UK construction suffers biggest drop in activity since Brexit vote due to snow disruption in March

The latest Purchasing Managers’ Index for the sector came in at 47, down from 51.4 in February and below the 50 point which separates expansion from contraction

A wave of cold weather from Russia, bringing heavy snowfall, hit the UK in February. Another freezing wave, nicknamed the ‘Mini Beast from the East’ hit the UK in March
A wave of cold weather from Russia, bringing heavy snowfall, hit the UK in February. Another freezing wave, nicknamed the ‘Mini Beast from the East’ hit the UK in March

The UK construction industry suffered its biggest drop in activity since the 2016 Brexit vote in March thanks to severe weather disruption due to the “Beast from the East”.

The latest Purchasing Managers’ Index (PMI) for the sector came in at 47, down from 51.4 in February and below the 50 point which separates expansion from contraction.

City of London analysts had pencilled in a reading of 50.8.

Civil engineering saw its biggest drop in activity in five years. Commercial construction also fell sharply. Housebuilding, however, fared better in the month.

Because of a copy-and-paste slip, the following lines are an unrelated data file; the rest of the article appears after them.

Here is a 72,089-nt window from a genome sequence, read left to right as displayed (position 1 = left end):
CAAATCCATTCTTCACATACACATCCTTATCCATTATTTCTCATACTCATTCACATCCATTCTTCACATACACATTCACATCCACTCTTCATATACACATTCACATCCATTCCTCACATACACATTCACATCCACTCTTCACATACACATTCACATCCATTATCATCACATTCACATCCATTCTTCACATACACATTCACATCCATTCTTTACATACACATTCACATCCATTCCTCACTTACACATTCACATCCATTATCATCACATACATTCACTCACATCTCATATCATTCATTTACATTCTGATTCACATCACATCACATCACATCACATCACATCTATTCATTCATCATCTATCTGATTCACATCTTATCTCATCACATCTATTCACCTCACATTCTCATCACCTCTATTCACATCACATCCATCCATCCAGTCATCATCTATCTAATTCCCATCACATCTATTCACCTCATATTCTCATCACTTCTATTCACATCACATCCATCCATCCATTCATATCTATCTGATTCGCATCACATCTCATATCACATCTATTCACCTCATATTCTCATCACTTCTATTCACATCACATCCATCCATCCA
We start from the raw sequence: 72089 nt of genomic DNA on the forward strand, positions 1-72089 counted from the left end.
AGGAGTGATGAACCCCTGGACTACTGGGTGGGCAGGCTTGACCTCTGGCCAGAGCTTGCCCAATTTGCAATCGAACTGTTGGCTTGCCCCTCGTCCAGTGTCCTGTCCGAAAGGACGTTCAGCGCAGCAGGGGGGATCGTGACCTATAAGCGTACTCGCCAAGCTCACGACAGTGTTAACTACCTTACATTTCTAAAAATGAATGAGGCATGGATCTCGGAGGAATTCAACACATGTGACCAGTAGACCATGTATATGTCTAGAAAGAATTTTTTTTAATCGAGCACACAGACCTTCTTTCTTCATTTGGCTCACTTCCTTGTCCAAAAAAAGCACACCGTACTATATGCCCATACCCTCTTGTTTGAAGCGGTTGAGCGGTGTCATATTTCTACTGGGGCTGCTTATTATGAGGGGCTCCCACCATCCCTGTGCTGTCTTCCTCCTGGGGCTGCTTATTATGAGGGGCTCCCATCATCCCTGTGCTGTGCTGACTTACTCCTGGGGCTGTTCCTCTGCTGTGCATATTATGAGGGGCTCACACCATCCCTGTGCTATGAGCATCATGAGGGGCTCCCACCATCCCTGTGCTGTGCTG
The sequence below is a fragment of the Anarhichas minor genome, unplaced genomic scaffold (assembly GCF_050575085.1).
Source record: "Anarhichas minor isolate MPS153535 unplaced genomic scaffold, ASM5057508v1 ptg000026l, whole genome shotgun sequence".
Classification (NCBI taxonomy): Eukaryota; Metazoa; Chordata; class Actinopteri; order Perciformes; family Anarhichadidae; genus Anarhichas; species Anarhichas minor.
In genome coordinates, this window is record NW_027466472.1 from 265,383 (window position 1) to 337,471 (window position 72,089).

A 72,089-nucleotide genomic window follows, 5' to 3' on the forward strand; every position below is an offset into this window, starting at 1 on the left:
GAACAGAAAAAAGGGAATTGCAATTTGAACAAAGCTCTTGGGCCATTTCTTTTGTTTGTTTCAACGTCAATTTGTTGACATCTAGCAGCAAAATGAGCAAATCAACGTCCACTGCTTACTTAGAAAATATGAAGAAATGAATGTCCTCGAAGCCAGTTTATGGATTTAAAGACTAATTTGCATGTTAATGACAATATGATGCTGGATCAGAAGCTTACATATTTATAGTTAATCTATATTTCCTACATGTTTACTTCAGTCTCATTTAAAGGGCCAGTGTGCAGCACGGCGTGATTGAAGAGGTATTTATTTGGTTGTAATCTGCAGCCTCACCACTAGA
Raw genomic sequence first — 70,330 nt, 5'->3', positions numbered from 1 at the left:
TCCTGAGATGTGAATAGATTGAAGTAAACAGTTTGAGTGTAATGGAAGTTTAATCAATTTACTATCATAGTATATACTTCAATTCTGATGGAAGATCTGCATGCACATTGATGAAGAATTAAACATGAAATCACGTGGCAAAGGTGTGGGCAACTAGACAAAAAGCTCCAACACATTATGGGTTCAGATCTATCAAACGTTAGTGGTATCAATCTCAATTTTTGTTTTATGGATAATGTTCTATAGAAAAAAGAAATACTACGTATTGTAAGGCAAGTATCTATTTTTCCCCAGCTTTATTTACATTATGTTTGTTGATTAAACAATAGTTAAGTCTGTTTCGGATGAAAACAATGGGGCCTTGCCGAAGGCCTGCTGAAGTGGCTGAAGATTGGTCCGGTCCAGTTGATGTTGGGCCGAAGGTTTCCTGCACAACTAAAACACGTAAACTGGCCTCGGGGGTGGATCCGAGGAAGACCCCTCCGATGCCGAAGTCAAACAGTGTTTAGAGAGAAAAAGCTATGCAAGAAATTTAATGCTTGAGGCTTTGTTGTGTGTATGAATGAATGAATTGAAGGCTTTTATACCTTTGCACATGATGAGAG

“Snow-related disruption was a key factor behind the marked decline in activity on site reported by survey respondents,” said Tim Moore of IHS Markit, which compiles the survey.

Biggest drop since Brexit vote

The latest estimate from the Office for National Statistics is that construction, which accounts for around 6 per cent of GDP, grew by 5.7 per cent in 2017, although it contracted by 0.1 per cent in the final quarter.

In the immediate wake of the June 2016 Brexit vote the construction PMI sank from 51.2 to 46 as builders and investors put projects on immediate hold.

However, by September, the index had bounced back sharply as general confidence recovered.

A wave of cold weather from Russia, bringing heavy snowfall, hit the UK on 24 February 2018. Another freezing wave, nicknamed the “Mini Beast from the East” hit the UK on 17 March.

The latest PMI survey also showed new orders contracting for a third successive month.

“Though March’s figures could be viewed as a temporary blip, without a strong pipeline of work, and strong risk strategies in place, the sector’s health remains in question as we’re still a long way off seeing it operate the way it has over the last year,” said Duncan Brock of the Chartered Institute of Procurement & Supply.

On Tuesday the PMI for manufacturing in March was reported to be 55.1, signalling that output in the sector slowed sharply in the first quarter of 2018.

The March PMI for the UK’s dominant services sector will be released on Thursday.

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